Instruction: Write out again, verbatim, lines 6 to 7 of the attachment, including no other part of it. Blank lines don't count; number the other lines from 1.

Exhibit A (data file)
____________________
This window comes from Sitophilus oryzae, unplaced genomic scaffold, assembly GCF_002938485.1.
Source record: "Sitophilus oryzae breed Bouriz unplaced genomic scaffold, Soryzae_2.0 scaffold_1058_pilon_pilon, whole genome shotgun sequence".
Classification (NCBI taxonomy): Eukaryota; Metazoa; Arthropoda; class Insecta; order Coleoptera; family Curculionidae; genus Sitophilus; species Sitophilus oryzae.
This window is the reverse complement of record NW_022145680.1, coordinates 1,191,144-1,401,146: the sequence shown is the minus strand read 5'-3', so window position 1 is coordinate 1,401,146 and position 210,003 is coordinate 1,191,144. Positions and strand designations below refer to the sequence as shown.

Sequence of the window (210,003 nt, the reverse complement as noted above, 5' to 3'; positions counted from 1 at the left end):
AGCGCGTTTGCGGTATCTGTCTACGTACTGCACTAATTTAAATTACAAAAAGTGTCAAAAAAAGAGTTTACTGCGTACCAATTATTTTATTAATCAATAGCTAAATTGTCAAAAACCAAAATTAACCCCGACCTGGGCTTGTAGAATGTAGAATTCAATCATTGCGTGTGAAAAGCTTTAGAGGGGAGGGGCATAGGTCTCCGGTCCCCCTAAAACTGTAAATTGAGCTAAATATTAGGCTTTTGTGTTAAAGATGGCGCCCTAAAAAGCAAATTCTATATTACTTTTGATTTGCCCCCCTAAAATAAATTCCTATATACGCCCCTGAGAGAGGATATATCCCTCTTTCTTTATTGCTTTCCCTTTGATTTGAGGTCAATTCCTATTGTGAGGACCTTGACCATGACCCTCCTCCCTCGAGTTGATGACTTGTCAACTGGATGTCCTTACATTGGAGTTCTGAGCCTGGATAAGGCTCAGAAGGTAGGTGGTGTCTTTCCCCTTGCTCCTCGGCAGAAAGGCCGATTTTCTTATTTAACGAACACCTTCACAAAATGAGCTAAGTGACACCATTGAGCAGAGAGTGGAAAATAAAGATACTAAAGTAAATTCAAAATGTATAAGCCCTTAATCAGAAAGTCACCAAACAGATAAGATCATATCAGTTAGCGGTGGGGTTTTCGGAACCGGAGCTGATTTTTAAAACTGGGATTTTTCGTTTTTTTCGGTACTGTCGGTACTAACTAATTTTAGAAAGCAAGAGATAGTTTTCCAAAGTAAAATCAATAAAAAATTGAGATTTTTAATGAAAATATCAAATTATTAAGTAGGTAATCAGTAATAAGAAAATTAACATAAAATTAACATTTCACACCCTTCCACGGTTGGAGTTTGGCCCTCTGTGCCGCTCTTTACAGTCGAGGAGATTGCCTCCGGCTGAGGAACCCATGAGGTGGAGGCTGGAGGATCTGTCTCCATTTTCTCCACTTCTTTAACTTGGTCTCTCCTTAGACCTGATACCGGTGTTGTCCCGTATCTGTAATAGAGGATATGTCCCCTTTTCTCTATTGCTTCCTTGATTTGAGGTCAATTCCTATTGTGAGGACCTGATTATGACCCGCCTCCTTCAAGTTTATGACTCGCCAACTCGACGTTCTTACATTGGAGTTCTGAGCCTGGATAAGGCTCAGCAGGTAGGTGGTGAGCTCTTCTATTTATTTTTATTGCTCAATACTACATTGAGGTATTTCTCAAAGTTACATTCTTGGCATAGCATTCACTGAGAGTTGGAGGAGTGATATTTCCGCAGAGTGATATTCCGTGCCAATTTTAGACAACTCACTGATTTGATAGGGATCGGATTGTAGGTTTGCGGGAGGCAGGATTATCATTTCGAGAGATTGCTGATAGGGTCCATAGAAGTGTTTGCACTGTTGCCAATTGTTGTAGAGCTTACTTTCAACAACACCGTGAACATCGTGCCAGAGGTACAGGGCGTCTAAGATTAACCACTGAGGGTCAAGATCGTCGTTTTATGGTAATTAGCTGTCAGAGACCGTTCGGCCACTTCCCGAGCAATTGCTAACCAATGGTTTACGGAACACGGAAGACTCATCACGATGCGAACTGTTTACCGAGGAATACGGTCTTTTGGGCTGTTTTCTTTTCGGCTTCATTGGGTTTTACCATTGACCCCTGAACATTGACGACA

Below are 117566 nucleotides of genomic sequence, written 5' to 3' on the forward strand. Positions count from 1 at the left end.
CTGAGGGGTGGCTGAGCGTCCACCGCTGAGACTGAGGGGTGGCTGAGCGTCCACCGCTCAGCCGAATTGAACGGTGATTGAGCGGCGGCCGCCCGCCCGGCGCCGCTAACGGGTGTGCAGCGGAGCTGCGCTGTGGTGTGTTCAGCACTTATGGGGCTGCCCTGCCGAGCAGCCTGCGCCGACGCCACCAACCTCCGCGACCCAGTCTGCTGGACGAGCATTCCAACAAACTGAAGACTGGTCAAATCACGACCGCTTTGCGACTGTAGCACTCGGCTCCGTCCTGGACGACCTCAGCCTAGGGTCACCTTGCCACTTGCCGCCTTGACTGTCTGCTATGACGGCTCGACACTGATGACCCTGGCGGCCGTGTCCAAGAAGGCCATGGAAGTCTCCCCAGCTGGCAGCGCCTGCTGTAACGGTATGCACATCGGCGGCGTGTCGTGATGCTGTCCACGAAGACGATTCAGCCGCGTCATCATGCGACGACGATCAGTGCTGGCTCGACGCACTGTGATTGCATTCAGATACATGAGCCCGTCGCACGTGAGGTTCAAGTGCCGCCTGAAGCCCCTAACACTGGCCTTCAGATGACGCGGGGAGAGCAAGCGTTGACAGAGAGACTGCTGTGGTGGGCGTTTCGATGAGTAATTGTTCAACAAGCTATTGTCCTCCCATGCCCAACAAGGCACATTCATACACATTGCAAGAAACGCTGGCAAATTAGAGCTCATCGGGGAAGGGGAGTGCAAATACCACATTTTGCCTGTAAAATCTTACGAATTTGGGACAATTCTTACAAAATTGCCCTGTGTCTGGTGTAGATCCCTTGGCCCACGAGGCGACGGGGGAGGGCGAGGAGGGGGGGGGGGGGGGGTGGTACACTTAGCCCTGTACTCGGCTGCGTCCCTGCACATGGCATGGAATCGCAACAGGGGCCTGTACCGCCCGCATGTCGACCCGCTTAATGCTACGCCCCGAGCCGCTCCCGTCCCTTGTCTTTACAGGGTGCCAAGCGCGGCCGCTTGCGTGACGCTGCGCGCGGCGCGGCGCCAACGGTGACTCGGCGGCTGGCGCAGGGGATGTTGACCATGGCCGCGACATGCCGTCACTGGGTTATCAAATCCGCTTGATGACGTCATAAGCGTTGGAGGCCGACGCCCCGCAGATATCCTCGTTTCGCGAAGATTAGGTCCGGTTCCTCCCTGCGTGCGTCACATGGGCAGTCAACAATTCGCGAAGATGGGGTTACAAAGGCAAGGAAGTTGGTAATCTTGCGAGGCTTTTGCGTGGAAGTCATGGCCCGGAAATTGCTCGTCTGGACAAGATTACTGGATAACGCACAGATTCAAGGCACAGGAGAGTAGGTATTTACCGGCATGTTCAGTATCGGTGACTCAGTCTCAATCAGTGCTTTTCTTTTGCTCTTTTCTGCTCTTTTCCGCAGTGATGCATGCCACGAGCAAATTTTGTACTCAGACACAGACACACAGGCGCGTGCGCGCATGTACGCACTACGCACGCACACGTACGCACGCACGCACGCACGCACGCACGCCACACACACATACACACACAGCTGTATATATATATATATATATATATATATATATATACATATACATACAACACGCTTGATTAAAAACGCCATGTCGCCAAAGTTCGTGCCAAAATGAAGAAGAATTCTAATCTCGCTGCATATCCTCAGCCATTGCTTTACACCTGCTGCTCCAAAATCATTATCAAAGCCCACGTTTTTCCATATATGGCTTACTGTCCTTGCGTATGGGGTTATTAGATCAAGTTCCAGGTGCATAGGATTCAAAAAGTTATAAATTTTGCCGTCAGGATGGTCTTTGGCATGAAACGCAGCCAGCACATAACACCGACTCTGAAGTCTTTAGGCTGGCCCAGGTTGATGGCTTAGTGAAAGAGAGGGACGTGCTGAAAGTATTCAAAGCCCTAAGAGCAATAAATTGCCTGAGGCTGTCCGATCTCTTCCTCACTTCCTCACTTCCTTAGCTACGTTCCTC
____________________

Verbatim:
AGCGCGTTTGCGGTATCTGTCTACGTACTGCACTAATTTAAATTACAAAAAGTGTCAAAAAAAGAGTTTACTGCGTACCAATTATTTTATTAATCAATAGCTAAATTGTCAAAAACCAAAATTAACCCCGACCTGGGCTTGTAGAATGTAGAATTCAATCATTGCGTGTGAAAAGCTTTAGAGGGGAGGGGCATAGGTCTCCGGTCCCCCTAAAACTGTAAATTGAGCTAAATATTAGGCTTTTGTGTTAAAGATGGCGCCCTAAAAAGCAAATTCTATATTACTTTTGATTTGCCCCCCTAAAATAAATTCCTATATACGCCCCTGAGAGAGGATATATCCCTCTTTCTTTATTGCTTTCCCTTTGATTTGAGGTCAATTCCTATTGTGAGGACCTTGACCATGACCCTCCTCCCTCGAGTTGATGACTTGTCAACTGGATGTCCTTACATTGGAGTTCTGAGCCTGGATAAGGCTCAGAAGGTAGGTGGTGTCTTTCCCCTTGCTCCTCGGCAGAAAGGCCGATTTTCTTATTTAACGAACACCTTCACAAAATGAGCTAAGTGACACCATTGAGCAGAGAGTGGAAAATAAAGATACTAAAGTAAATTCAAAATGTATAAGCCCTTAATCAGAAAGTCACCAAACAGATAAGATCATATCAGTTAGCGGTGGGGTTTTCGGAACCGGAGCTGATTTTTAAAACTGGGATTTTTCGTTTTTTTCGGTACTGTCGGTACTAACTAATTTTAGAAAGCAAGAGATAGTTTTCCAAAGTAAAATCAATAAAAAATTGAGATTTTTAATGAAAATATCAAATTATTAAGTAGGTAATCAGTAATAAGAAAATTAACATAAAATTAACATTTCACACCCTTCCACGGTTGGAGTTTGGCCCTCTGTGCCGCTCTTTACAGTCGAGGAGATTGCCTCCGGCTGAGGAACCCATGAGGTGGAGGCTGGAGGATCTGTCTCCATTTTCTCCACTTCTTTAACTTGGTCTCTCCTTAGACCTGATACCGGTGTTGTCCCGTATCTGTAATAGAGGATATGTCCCCTTTTCTCTATTGCTTCCTTGATTTGAGGTCAATTCCTATTGTGAGGACCTGATTATGACCCGCCTCCTTCAAGTTTATGACTCGCCAACTCGACGTTCTTACATTGGAGTTCTGAGCCTGGATAAGGCTCAGCAGGTAGGTGGTGAGCTCTTCTATTTATTTTTATTGCTCAATACTACATTGAGGTATTTCTCAAAGTTACATTCTTGGCATAGCATTCACTGAGAGTTGGAGGAGTGATATTTCCGCAGAGTGATATTCCGTGCCAATTTTAGACAACTCACTGATTTGATAGGGATCGGATTGTAGGTTTGCGGGAGGCAGGATTATCATTTCGAGAGATTGCTGATAGGGTCCATAGAAGTGTTTGCACTGTTGCCAATTGTTGTAGAGCTTACTTTCAACAACACCGTGAACATCGTGCCAGAGGTACAGGGCGTCTAAGATTAACCACTGAGGGTCAAGATCGTCGTTTTATGGTAATTAGCTGTCAGAGACCGTTCGGCCACTTCCCGAGCAATTGCTAACCAATGGTTTACGGAACACGGAAGACTCATCACGATGCGAACTGTTTACCGAGGAATACGGTCTTTTGGGCTGTTTTCTTTTCGGCTTCATTGGGTTTTACCATTGACCCCTGAACATTGACGACA

Below are 117566 nucleotides of genomic sequence, written 5' to 3' on the forward strand. Positions count from 1 at the left end.